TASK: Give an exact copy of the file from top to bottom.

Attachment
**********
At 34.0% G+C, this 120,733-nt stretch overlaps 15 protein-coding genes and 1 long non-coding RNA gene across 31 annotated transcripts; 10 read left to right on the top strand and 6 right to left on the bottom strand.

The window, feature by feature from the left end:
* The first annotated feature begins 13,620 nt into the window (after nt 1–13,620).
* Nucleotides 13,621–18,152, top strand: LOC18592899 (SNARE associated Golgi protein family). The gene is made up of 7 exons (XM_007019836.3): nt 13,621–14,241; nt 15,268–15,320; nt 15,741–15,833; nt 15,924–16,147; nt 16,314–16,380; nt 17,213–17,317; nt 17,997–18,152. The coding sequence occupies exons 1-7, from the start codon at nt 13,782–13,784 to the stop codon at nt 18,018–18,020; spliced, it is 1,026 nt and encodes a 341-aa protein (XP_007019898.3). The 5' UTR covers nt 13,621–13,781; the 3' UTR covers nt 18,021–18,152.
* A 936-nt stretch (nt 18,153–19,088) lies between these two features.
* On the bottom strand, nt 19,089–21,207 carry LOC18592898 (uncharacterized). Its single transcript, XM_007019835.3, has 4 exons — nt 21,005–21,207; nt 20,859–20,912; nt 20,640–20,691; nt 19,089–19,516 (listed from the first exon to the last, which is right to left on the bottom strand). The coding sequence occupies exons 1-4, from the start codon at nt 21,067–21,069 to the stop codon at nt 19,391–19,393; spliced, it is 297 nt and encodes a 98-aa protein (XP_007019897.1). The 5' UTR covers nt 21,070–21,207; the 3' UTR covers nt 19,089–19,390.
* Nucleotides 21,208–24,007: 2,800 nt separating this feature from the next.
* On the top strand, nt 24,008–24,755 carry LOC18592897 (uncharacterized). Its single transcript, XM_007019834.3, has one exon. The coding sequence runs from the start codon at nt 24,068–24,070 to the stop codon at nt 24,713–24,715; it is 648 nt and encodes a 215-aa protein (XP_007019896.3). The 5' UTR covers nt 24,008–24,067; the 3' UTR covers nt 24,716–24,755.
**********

At 34.0% G+C, this 120,733-nt stretch overlaps 15 protein-coding genes and 1 long non-coding RNA gene across 31 annotated transcripts; 10 read left to right on the top strand and 6 right to left on the bottom strand.

The window, feature by feature from the left end:
* The first annotated feature begins 13,620 nt into the window (after nt 1–13,620).
* Nucleotides 13,621–18,152, top strand: LOC18592899 (SNARE associated Golgi protein family). The gene is made up of 7 exons (XM_007019836.3): nt 13,621–14,241; nt 15,268–15,320; nt 15,741–15,833; nt 15,924–16,147; nt 16,314–16,380; nt 17,213–17,317; nt 17,997–18,152. The coding sequence occupies exons 1-7, from the start codon at nt 13,782–13,784 to the stop codon at nt 18,018–18,020; spliced, it is 1,026 nt and encodes a 341-aa protein (XP_007019898.3). The 5' UTR covers nt 13,621–13,781; the 3' UTR covers nt 18,021–18,152.
* A 936-nt stretch (nt 18,153–19,088) lies between these two features.
* On the bottom strand, nt 19,089–21,207 carry LOC18592898 (uncharacterized). Its single transcript, XM_007019835.3, has 4 exons — nt 21,005–21,207; nt 20,859–20,912; nt 20,640–20,691; nt 19,089–19,516 (listed from the first exon to the last, which is right to left on the bottom strand). The coding sequence occupies exons 1-4, from the start codon at nt 21,067–21,069 to the stop codon at nt 19,391–19,393; spliced, it is 297 nt and encodes a 98-aa protein (XP_007019897.1). The 5' UTR covers nt 21,070–21,207; the 3' UTR covers nt 19,089–19,390.
* Nucleotides 21,208–24,007: 2,800 nt separating this feature from the next.
* On the top strand, nt 24,008–24,755 carry LOC18592897 (uncharacterized). Its single transcript, XM_007019834.3, has one exon. The coding sequence runs from the start codon at nt 24,068–24,070 to the stop codon at nt 24,713–24,715; it is 648 nt and encodes a 215-aa protein (XP_007019896.3). The 5' UTR covers nt 24,008–24,067; the 3' UTR covers nt 24,716–24,755.